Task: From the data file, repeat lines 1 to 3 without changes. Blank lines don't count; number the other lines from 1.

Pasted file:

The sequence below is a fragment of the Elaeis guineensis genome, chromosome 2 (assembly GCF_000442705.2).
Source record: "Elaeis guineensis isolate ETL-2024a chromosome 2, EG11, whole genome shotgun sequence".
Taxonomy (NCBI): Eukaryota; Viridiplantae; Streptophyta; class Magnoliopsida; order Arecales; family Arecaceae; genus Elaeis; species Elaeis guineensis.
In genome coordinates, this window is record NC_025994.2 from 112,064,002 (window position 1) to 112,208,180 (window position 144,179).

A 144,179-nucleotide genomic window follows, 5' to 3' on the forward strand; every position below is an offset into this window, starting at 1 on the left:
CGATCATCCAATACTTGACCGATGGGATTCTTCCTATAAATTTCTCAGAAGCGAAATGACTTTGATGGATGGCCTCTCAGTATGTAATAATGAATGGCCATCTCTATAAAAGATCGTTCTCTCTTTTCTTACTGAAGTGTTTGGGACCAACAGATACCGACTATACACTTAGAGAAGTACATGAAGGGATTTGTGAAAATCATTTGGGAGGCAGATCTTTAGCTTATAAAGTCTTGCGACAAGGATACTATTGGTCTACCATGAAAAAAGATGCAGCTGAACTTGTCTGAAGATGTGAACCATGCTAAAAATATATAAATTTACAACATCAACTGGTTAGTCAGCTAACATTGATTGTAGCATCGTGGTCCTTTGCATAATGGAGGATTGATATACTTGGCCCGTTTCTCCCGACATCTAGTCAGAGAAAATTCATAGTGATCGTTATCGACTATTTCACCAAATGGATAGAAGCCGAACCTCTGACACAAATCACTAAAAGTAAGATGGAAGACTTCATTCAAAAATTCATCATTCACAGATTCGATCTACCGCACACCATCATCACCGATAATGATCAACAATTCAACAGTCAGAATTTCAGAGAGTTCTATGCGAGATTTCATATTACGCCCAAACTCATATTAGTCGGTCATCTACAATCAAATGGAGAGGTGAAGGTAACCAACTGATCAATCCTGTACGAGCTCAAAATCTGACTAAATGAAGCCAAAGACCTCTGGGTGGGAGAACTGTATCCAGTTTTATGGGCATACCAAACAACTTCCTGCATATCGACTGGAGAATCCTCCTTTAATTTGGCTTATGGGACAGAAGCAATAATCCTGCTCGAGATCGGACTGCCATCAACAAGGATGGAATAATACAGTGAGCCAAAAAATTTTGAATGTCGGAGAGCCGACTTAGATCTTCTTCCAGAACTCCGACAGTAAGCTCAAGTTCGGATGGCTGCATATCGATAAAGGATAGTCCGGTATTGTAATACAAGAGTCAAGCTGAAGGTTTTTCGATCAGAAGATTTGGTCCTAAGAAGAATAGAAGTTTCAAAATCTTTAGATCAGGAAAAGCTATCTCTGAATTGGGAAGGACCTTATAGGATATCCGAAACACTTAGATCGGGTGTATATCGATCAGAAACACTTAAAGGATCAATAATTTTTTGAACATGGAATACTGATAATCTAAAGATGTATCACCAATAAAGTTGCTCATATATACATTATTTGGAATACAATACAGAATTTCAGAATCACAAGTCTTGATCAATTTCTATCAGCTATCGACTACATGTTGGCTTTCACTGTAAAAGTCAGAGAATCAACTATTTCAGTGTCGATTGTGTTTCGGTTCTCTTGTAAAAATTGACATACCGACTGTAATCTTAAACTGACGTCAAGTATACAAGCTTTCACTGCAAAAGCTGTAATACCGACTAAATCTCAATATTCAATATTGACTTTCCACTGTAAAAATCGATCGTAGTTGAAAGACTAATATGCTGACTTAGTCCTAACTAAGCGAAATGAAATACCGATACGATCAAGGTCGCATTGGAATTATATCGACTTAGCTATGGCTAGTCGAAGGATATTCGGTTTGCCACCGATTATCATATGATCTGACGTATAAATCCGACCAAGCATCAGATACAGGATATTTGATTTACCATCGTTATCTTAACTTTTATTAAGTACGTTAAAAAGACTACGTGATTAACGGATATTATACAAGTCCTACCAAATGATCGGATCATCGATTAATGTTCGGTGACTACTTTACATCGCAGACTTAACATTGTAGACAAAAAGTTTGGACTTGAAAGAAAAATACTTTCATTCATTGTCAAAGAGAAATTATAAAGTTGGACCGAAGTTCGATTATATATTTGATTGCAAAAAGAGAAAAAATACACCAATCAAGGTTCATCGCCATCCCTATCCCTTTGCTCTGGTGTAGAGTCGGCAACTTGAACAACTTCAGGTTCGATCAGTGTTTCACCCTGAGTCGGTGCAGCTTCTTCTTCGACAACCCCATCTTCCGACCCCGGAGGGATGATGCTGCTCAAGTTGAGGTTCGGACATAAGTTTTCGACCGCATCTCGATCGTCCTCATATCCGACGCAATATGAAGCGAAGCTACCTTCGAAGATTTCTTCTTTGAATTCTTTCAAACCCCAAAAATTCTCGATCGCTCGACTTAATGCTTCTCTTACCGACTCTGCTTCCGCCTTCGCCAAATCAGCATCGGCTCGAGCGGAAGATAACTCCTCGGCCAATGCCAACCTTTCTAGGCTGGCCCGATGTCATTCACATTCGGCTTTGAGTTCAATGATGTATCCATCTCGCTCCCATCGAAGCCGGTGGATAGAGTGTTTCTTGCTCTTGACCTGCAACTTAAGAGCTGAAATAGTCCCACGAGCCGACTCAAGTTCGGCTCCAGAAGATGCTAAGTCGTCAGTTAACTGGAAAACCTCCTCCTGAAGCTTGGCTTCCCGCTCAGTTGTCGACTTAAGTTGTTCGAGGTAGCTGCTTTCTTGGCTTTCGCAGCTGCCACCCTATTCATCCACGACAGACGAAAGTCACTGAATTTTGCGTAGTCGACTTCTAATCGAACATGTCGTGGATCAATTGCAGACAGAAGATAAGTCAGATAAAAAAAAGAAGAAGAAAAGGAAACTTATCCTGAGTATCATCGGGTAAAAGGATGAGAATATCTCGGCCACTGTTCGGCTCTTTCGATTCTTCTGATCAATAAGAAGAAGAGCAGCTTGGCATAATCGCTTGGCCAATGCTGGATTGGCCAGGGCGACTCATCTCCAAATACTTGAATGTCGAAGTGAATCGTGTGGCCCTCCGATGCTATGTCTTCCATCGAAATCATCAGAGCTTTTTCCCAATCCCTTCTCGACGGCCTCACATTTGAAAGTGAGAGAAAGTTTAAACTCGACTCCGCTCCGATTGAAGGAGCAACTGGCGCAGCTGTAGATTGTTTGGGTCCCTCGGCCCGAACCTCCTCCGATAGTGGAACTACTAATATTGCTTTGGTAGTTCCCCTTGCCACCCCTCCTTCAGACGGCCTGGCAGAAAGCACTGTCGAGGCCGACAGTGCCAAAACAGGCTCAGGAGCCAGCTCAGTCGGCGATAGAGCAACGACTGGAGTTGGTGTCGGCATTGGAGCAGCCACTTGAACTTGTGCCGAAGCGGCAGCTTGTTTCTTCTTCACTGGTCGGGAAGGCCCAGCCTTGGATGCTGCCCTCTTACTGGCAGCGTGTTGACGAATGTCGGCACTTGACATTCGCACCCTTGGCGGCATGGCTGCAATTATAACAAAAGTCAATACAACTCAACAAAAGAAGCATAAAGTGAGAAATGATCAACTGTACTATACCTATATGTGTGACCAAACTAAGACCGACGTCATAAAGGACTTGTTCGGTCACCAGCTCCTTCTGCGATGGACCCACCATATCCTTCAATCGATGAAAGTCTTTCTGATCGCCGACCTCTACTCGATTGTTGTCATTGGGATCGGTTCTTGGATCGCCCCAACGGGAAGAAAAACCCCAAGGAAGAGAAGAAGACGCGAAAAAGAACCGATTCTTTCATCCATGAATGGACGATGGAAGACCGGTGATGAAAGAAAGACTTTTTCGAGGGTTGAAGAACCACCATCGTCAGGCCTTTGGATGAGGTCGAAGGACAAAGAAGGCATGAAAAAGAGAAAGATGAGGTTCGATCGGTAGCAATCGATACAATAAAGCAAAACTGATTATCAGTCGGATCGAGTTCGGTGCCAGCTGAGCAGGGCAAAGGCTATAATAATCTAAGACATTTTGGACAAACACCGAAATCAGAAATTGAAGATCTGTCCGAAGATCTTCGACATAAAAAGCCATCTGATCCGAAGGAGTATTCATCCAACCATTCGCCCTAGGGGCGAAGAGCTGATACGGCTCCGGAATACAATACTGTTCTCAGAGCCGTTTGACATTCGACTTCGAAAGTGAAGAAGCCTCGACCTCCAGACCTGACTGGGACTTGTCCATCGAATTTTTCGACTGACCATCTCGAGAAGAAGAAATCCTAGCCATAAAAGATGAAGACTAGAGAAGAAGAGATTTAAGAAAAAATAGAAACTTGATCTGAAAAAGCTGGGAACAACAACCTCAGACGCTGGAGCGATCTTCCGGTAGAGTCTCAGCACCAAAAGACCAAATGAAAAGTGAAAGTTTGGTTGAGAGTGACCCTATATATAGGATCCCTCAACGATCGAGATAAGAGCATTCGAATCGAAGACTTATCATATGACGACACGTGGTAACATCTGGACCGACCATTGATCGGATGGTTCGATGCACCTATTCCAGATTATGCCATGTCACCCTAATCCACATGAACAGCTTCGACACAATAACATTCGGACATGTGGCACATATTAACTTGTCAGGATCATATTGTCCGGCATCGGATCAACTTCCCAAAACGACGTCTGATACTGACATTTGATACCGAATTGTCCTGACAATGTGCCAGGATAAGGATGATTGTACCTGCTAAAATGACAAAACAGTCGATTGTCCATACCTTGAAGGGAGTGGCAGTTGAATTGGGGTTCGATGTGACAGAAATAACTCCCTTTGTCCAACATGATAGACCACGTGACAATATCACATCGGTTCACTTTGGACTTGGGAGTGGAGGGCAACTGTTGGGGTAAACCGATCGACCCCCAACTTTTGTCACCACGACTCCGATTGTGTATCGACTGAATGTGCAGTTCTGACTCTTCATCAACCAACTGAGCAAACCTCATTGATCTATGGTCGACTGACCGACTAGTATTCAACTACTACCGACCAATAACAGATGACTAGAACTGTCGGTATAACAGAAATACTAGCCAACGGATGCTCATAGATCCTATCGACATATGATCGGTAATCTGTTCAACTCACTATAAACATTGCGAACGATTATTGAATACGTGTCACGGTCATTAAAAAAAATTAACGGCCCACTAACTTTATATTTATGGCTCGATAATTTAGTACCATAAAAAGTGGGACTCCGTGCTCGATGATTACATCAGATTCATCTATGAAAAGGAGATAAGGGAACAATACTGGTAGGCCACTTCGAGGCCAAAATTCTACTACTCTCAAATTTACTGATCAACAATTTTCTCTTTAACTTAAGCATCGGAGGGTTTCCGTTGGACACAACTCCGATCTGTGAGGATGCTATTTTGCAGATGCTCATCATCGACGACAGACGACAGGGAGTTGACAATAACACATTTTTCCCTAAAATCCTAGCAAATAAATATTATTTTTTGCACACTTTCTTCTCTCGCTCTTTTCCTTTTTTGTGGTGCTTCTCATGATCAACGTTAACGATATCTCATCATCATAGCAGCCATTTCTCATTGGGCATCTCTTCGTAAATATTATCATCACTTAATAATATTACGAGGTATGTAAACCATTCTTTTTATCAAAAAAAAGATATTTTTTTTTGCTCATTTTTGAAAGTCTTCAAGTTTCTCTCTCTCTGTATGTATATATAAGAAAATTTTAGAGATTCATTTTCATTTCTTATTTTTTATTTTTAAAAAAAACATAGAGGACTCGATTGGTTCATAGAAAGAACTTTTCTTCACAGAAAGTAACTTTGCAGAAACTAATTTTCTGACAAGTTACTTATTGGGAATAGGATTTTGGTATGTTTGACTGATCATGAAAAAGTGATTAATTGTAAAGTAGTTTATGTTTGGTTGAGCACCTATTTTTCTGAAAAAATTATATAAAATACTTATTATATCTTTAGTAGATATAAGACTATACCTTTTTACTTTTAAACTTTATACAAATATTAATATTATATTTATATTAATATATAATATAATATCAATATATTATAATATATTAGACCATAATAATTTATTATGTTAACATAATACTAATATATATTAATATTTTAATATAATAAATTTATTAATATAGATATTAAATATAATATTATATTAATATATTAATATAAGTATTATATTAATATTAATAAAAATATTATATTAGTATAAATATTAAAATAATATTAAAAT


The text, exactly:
The sequence below is a fragment of the Elaeis guineensis genome, chromosome 2 (assembly GCF_000442705.2).
Source record: "Elaeis guineensis isolate ETL-2024a chromosome 2, EG11, whole genome shotgun sequence".
Taxonomy (NCBI): Eukaryota; Viridiplantae; Streptophyta; class Magnoliopsida; order Arecales; family Arecaceae; genus Elaeis; species Elaeis guineensis.